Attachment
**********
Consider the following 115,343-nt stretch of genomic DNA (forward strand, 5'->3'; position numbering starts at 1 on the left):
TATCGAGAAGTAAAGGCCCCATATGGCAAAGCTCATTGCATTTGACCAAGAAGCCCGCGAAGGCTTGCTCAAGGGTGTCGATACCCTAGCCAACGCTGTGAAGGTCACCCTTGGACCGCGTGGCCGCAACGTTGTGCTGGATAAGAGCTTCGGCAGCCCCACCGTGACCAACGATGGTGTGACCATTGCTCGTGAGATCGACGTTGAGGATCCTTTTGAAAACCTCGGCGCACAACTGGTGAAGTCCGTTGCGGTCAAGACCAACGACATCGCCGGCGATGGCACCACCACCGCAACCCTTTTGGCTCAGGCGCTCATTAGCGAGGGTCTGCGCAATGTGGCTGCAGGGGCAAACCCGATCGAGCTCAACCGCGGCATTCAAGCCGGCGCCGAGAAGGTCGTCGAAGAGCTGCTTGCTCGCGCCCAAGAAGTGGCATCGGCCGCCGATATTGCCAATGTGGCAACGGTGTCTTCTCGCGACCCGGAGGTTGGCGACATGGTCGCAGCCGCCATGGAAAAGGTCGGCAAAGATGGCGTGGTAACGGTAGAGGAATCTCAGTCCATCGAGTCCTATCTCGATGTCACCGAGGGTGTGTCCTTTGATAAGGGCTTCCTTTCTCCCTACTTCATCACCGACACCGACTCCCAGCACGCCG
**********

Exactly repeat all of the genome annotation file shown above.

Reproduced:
Consider the following 115,343-nt stretch of genomic DNA (forward strand, 5'->3'; position numbering starts at 1 on the left):
TATCGAGAAGTAAAGGCCCCATATGGCAAAGCTCATTGCATTTGACCAAGAAGCCCGCGAAGGCTTGCTCAAGGGTGTCGATACCCTAGCCAACGCTGTGAAGGTCACCCTTGGACCGCGTGGCCGCAACGTTGTGCTGGATAAGAGCTTCGGCAGCCCCACCGTGACCAACGATGGTGTGACCATTGCTCGTGAGATCGACGTTGAGGATCCTTTTGAAAACCTCGGCGCACAACTGGTGAAGTCCGTTGCGGTCAAGACCAACGACATCGCCGGCGATGGCACCACCACCGCAACCCTTTTGGCTCAGGCGCTCATTAGCGAGGGTCTGCGCAATGTGGCTGCAGGGGCAAACCCGATCGAGCTCAACCGCGGCATTCAAGCCGGCGCCGAGAAGGTCGTCGAAGAGCTGCTTGCTCGCGCCCAAGAAGTGGCATCGGCCGCCGATATTGCCAATGTGGCAACGGTGTCTTCTCGCGACCCGGAGGTTGGCGACATGGTCGCAGCCGCCATGGAAAAGGTCGGCAAAGATGGCGTGGTAACGGTAGAGGAATCTCAGTCCATCGAGTCCTATCTCGATGTCACCGAGGGTGTGTCCTTTGATAAGGGCTTCCTTTCTCCCTACTTCATCACCGACACCGACTCCCAGCACGCCG